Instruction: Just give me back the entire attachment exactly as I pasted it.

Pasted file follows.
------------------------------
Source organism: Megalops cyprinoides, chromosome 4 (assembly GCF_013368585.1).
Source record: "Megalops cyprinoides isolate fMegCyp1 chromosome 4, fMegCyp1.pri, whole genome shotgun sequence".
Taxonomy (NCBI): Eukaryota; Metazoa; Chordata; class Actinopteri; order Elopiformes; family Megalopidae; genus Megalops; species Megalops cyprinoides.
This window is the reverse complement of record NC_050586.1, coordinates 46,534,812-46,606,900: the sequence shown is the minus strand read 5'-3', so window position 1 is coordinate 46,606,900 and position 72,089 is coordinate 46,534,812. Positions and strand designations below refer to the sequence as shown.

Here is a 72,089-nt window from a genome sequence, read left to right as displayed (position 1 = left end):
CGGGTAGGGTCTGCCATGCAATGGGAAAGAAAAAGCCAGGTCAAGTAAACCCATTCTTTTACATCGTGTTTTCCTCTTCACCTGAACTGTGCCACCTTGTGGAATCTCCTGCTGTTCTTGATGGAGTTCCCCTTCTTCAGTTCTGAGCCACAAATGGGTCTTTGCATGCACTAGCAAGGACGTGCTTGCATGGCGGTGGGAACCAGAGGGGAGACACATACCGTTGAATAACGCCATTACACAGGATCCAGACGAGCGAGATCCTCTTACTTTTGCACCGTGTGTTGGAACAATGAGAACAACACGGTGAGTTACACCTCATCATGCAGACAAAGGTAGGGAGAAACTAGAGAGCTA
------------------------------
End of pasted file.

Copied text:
Source organism: Megalops cyprinoides, chromosome 4 (assembly GCF_013368585.1).
Source record: "Megalops cyprinoides isolate fMegCyp1 chromosome 4, fMegCyp1.pri, whole genome shotgun sequence".
Taxonomy (NCBI): Eukaryota; Metazoa; Chordata; class Actinopteri; order Elopiformes; family Megalopidae; genus Megalops; species Megalops cyprinoides.
This window is the reverse complement of record NC_050586.1, coordinates 46,534,812-46,606,900: the sequence shown is the minus strand read 5'-3', so window position 1 is coordinate 46,606,900 and position 72,089 is coordinate 46,534,812. Positions and strand designations below refer to the sequence as shown.

Here is a 72,089-nt window from a genome sequence, read left to right as displayed (position 1 = left end):
CGGGTAGGGTCTGCCATGCAATGGGAAAGAAAAAGCCAGGTCAAGTAAACCCATTCTTTTACATCGTGTTTTCCTCTTCACCTGAACTGTGCCACCTTGTGGAATCTCCTGCTGTTCTTGATGGAGTTCCCCTTCTTCAGTTCTGAGCCACAAATGGGTCTTTGCATGCACTAGCAAGGACGTGCTTGCATGGCGGTGGGAACCAGAGGGGAGACACATACCGTTGAATAACGCCATTACACAGGATCCAGACGAGCGAGATCCTCTTACTTTTGCACCGTGTGTTGGAACAATGAGAACAACACGGTGAGTTACACCTCATCATGCAGACAAAGGTAGGGAGAAACTAGAGAGCTA